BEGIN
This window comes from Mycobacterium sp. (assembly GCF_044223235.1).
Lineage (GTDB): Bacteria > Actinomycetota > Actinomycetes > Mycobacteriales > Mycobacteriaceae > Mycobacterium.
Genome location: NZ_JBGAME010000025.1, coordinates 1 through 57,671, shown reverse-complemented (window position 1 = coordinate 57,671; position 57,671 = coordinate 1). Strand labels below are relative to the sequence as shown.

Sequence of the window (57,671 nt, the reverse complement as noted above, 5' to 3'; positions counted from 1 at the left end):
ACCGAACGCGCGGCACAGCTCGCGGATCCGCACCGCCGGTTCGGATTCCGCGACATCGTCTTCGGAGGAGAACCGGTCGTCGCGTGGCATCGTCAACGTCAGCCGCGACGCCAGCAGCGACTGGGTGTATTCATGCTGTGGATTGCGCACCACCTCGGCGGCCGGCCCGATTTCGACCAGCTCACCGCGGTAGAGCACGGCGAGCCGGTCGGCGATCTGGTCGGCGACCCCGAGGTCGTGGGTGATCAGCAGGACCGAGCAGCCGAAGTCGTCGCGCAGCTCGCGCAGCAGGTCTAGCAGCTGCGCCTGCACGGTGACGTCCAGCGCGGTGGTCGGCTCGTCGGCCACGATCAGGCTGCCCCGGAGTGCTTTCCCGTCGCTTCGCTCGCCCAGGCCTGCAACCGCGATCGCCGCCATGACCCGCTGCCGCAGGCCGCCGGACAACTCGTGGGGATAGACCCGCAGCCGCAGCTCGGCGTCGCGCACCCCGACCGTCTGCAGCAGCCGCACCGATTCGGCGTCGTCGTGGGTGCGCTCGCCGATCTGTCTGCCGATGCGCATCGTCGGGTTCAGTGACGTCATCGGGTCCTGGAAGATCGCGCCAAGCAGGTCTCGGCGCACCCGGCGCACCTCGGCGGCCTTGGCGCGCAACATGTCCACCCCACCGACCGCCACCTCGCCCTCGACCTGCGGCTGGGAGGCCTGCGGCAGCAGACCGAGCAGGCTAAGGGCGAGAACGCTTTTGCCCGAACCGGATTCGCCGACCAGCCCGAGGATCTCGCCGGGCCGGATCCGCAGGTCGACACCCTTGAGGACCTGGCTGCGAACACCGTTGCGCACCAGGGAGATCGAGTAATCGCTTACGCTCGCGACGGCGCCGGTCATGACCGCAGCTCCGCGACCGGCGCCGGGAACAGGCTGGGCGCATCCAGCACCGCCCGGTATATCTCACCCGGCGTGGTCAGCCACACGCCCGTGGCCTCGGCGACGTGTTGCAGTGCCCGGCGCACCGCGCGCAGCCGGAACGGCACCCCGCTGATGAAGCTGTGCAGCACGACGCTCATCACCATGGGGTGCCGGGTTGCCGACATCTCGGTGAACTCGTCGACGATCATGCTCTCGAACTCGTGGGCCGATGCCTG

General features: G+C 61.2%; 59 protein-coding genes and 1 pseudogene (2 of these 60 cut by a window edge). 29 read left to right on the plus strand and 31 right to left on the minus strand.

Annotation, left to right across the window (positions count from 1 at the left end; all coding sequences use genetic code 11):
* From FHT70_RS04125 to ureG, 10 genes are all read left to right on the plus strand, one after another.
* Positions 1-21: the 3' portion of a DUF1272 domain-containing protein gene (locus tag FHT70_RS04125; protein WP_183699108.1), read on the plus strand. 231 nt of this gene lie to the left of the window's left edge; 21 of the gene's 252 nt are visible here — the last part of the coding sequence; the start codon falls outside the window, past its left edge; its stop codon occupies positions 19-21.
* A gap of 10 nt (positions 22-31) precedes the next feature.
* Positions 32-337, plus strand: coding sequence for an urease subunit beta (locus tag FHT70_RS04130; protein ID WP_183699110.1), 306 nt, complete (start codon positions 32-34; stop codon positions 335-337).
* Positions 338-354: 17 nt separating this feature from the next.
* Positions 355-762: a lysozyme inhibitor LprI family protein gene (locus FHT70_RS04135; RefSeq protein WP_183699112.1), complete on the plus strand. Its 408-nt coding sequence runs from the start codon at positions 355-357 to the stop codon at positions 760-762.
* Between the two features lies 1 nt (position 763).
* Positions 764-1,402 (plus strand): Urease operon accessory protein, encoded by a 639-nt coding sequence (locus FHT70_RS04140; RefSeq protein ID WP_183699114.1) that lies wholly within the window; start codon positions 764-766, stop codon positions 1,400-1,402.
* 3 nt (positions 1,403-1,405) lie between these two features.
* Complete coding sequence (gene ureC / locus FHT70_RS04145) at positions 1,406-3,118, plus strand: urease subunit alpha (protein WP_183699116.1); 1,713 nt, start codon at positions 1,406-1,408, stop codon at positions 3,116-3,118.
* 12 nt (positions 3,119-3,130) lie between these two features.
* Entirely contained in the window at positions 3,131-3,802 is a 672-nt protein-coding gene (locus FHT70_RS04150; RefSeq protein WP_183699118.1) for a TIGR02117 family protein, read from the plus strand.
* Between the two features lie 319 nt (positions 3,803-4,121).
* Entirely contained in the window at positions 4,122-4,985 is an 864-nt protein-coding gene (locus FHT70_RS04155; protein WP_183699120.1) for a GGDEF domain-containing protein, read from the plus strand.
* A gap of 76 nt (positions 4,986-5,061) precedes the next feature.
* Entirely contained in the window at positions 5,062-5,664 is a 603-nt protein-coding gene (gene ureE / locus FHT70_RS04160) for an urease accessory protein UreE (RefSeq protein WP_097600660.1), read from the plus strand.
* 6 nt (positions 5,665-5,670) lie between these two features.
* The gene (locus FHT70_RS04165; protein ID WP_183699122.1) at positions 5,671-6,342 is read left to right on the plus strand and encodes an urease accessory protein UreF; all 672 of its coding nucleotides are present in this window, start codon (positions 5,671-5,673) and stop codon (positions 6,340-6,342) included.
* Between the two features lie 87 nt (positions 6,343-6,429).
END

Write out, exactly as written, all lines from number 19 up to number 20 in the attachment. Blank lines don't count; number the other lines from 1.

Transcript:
* Entirely contained in the window at positions 3,131-3,802 is a 672-nt protein-coding gene (locus FHT70_RS04150; RefSeq protein WP_183699118.1) for a TIGR02117 family protein, read from the plus strand.
* Between the two features lie 319 nt (positions 3,803-4,121).